'08 KTM RC8
Type: Liquid-cooled, 4-stroke, 75-degree V-twin
Valve arrangement: DOHC, 4 valves/cyl.; shim-under-bucket adjustment
Bore x stroke: 103 x 69mm
Compression ratio: 12.5:1
Induction: Keihin EFI, 52mm throttle bodies, single injector/cyl.
Front suspension: WP 43mm inverted cartridge fork, 4.7 in. travel; adjustments for spring preload, rebound and compression damping
Rear suspension: WP single shock, 4.9 in. travel; adjustments for spring preload, rebound damping, high- and low-speed compression damping, ride height
Front brake: 2 radial-mount/4-piston calipers, 320mm discs
Rear brake: two-piston caliper, 220mm disc
Front wheel: 3.50 x 17 in.; forged aluminum alloy
Rear wheel: 6.00 x 17 in.; forged aluminum alloy
Front tire: 120/70ZR-17 Pirelli Dragon Supercorsa Pro
Rear tire: 190/55ZR-17 Pirelli Dragon Supercorsa Pro
Rake/trail: 23.3 deg./3.5 in. (90mm)
Wheelbase: 56.3 in. (1430mm)
Seat height: 31.7 in. (805mm)
Fuel capacity: 4.4 gal. (16.5L)
Weight: 444 lbs. (201kg) wet; 417.6 lbs. (189kg) dry
Instruments: Analog tachometer, LCD panel for digital speedometer, coolant temperature, clock, multi-function displays for odometer, tripmeter/low-fuel tripmeter, average fuel consumption/mph, running time, etc.; racetrack data (lap times, best lap, laps to go, top speed, etc.); warning lights for neutral, high beam, turn signal, oil pressure, fuel reserve, shift point
Quarter-mile: 10.27 sec. @ 138.1 mph (corrected)
Top speed: NA
Roll-ons: 60-80 mph/3.05 sec.; 80-100 mph/3.38 sec.Fuel consumption: 35-45 mpg, 36 mpg avg.
For KTM's first attempt at a full-on sportbike, the company deserves an A+ for effort. A lot of people underestimate just what's required to bring competitive sportbikes to market, and KTM has done a remarkable job to rise from essentially a non-entity to its current position in just a few years. For the RC8 to be as good as it is out of the gate is an impressive achievement. It feels very light, has decent power and is a lot of fun to ride. That said, the bike has some definite quirks as outlined in the test that would give me pause if I was considering a purchase. I could live with-or fix-the inconsistent throttle and stiff suspension as part of owning something as interesting and unique as the RC8. But the engine heat, which roasted my leg medium-well one evening on the commute home, is unacceptable and would be the deal-breaker for me.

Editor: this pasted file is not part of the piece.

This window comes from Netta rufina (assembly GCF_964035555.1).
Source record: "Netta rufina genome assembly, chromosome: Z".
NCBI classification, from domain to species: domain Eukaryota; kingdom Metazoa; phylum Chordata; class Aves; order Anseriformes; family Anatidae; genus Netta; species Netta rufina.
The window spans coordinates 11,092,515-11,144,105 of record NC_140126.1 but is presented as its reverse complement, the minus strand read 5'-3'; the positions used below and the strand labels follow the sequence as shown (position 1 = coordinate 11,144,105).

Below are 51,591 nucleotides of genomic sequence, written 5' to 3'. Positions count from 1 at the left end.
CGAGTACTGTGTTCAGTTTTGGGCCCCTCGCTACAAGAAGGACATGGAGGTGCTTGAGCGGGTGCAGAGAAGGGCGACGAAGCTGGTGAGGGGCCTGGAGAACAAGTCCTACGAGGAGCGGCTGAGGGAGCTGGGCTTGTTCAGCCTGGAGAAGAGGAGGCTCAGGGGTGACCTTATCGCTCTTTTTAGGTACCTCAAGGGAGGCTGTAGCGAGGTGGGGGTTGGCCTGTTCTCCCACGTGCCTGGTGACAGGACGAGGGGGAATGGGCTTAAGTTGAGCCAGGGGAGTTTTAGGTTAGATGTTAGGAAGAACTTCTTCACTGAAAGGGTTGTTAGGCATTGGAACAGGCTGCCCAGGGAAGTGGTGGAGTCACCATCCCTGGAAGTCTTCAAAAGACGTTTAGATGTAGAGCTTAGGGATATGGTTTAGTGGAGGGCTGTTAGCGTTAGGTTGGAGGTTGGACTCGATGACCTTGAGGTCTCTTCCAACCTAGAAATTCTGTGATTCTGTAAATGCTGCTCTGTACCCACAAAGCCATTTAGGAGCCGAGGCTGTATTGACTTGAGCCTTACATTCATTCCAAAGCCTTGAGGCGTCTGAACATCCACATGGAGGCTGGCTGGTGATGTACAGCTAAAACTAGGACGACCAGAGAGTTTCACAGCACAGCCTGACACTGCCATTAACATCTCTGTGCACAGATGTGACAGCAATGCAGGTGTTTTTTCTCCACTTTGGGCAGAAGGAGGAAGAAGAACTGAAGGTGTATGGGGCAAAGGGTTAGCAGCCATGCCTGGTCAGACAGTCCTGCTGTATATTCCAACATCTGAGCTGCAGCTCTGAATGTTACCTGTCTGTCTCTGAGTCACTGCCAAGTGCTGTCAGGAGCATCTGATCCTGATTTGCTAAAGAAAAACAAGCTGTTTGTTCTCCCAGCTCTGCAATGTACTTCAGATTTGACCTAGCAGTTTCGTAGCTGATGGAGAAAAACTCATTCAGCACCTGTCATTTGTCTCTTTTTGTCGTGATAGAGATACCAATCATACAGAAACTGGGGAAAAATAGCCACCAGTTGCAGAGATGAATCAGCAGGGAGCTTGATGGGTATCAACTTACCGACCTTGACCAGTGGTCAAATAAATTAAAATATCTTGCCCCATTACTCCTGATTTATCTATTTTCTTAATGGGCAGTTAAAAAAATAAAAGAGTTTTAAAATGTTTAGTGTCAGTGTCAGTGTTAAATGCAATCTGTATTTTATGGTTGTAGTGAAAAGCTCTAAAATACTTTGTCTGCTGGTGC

The RC8 is a bit of an enigma to me. It's no secret that KTM is going after Ducati 1098 territory, yet it makes less power from a bigger engine. Go figure. Then there's the twitchy throttle syndrome that it shares with the Superduke and Superduke R.. That gets annoying over a bumpy road when you're trying to maintain a steady hand on the gas. Speaking of annoying, there's also a lot of engine heat that spews onto my right leg at cruising speeds. All the negatives aside, I really like the RC8. With the subframe and pegs at the lowest setting it's-dare I say-comfortable for a sportbike. The power is only marginally lower than the Ducati, yet my gut instinct tells me it's lighter and more nimble, making for a bike that changes direction in a snap. KTM also nailed the styling as well. The angular lines look aggressive, the mirrors and license plate bracket come off easily when it's time to hit the track...and it's orange. I like orange. They say it takes two to tango. In that case, bring on the 1098 and let's start dancing.
I was surprised as anyone at how well the RC8 works, considering that it's KTM's first attempt at a full-blown supersport machine. Yes, there are some issues with the orange twin that would need fixing before I would plunk down almost 20 large, but having that much disposable income would also mean that those fixes probably wouldn't be too much trouble to accomplish. Even with the overly stiff spring rates, it's easy to see that the basic package is there for a superb sportbike that can slice and dice with the best of them. And I'm sure that KTM will follow the usual European practice of offering upgraded (and more expensive) versions of the RC8 in the coming years.
But that brings up the one aspect that might be the KTM's real weakness at this point. Ducati has its long-running performance, styling, and pavement racing heritage that easily justify the expensive sticker prices on its supersport machinery in the minds of American customers. It will be interesting to see if U.S. sportbike enthusiasts step up in the same manner for a bike that doesn't quite have the same pedigree.